What will the future of commerce look like?
COVID-19 is quickly transforming our lives. What will the next generation of online and offline stores look like in the post-pandemic era?
Toyota’s e-Palette will usher in a new era of mobile stores
In January 2018, Toyota unveiled its e-Palette autonomous shuttle at CES that runs on the car maker’s Mobility Services Platform. E-Palette is a fully-automated shuttle bus, designed not just to provide transportation but a mobile space that can be used as retail stores, medical clinics, or research labs. Suppose you ordered a pair of shoes from an e-commerce site. The e-Palette will bring the entire shoe store to your doorstep at the agreed time. This mobile store will act like a traditional shoe store where you can try different shoes before making a purchase. There can even be robots onboard the shuttle to offer services like shoe heel replacement.
Thanks to e-Palette, Toyota captured the most attention at CES 2018. However, the company’s ambitions did not stop there. At CES 2020, Toyota revealed its plans to build a city of the future called Woven City. Here, e-Palettes would be the most prominent vehicles. The city will be designed to be fully digital and support the integration of automation, robotics, smart homes, AI, and mobility technologies.
“Building a complete city from the ground up, even on a small scale like this, is a unique opportunity to develop future technologies, including a digital operating system for the city’s infrastructure,” said Akio Toyoda, president of Toyota Motor Corporation. Accordingly, e-Palettes will be used mostly for transportation and deliveries in the Woven City. But they can also serve additional functions, including retail space, hotel rooms, and offices. Toyota made a bold promise to unveil its Woven City in 2021.
What happens if mobile stores become DTC?
Toyota’s approach seems to hint at how online and offline interactions will converge in the future. A new generation of commerce will emerge where consumers can make a shopping list online, have a store with the listed items sent to their doors, and receive a satisfactory offline shopping experience.
Toyota partnered with several companies for the launch of e-Palette, including e-commerce platforms like Amazon, mobility services like Didi Chuxing, and even franchises like Pizza Hut. This showed that any consumer-facing company could partner with the car maker to use e-Palette.
Such merging of commerce and mobility can be seen through a Direct-to-Consumer (DTC) perspective, an e-commerce trend that has recently been catching on. DTC is a commerce form where companies sell self-produced goods and services directly to consumers via an online store. Incorporating DTC stores to self-driving shuttles, small businesses could set up a shared warehouse in an underground parking lot and dispatch shuttles whenever orders came in. If e-commerce platforms like Cafe24 can help break down barriers to starting an online business, the convergence of mobility and commerce can free companies from space constraints.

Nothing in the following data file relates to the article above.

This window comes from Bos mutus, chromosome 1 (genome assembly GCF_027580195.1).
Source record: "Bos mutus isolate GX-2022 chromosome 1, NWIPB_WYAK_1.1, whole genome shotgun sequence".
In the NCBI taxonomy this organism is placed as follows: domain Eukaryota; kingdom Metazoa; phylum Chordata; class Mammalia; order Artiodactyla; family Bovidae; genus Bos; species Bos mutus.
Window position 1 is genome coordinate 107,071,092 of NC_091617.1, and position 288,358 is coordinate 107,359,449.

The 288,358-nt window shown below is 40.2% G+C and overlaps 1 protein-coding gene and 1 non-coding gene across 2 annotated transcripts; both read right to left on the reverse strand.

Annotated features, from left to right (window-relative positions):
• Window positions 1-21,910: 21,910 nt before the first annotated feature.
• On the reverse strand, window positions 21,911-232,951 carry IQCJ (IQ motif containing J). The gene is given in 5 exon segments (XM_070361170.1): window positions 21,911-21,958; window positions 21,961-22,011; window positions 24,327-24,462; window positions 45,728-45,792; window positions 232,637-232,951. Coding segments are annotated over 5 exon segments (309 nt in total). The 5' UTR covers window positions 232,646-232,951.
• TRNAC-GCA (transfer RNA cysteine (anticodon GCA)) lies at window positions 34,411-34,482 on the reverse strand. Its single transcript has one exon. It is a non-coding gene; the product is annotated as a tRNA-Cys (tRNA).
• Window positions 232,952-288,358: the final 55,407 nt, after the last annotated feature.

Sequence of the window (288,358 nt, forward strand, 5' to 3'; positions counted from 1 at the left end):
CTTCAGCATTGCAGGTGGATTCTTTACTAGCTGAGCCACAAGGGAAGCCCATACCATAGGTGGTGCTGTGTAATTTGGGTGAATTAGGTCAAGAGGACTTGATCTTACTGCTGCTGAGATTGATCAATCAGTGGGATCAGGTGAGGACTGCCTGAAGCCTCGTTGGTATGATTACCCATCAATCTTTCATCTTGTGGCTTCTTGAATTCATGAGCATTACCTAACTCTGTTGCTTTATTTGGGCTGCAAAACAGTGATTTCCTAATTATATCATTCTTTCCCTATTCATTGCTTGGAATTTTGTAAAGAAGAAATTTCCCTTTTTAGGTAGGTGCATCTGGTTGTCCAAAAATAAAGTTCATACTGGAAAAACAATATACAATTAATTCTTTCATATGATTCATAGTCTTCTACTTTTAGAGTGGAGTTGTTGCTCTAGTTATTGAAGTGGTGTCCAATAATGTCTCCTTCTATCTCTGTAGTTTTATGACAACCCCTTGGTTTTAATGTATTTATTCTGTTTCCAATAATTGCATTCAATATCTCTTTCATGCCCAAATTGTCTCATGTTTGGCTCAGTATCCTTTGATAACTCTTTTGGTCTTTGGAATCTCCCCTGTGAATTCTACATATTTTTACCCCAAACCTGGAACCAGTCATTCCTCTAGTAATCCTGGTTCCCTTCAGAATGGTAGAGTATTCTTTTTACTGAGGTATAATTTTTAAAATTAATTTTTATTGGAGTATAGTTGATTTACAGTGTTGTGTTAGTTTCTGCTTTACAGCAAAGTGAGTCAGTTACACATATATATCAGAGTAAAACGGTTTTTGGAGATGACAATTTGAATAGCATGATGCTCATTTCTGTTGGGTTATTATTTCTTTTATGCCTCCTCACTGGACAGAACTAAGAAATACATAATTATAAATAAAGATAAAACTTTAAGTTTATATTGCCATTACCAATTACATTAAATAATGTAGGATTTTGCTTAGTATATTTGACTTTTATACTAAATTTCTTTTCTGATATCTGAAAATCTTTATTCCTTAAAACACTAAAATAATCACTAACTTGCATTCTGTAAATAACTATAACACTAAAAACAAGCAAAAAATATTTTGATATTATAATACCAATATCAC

COVID-19 may impact a new generation of stores
The COVID-19 global crisis has accelerated change in our lives. In an IBM survey of more than 18,000 American adults in May and June, over 60% of respondents said that they expected to see more global pandemic events like COVID-19 in the years to come. Some respondents said they are considering relocating from the cities to the suburbs. Some said remote work has become a part of their daily lives.
These changes indicate that there will also be rapid shifts in commerce, which is an essential part of our lives. Today, even real estate properties, one of the biggest purchases an individual can make, are being traded online. Mobile phones, which previously required in-store setups, are now sold online as well. When in-person assistance is necessary, trained technicians drop by the locations convenient to the consumer.
In a new YouTube-led era of video content, shopping has become entertainment. Shopping, on its own, is a form of play. Like the e-Palette, DTC mobile stores may offer us new entertainment via offline shopping minus the complications of traditional stores.
Soon, there will no longer be a clear distinction between online and offline commerce. Consumer needs will further break down commerce into different segments. It will become impossible to accommodate the new generation of stores on a single platform as we have done so far. This will be one of the immediate changes we can expect from the post-pandemic world.
By Byline Network
※The perspectives presented by external contributors may differ from Cafe24’s official viewpoints.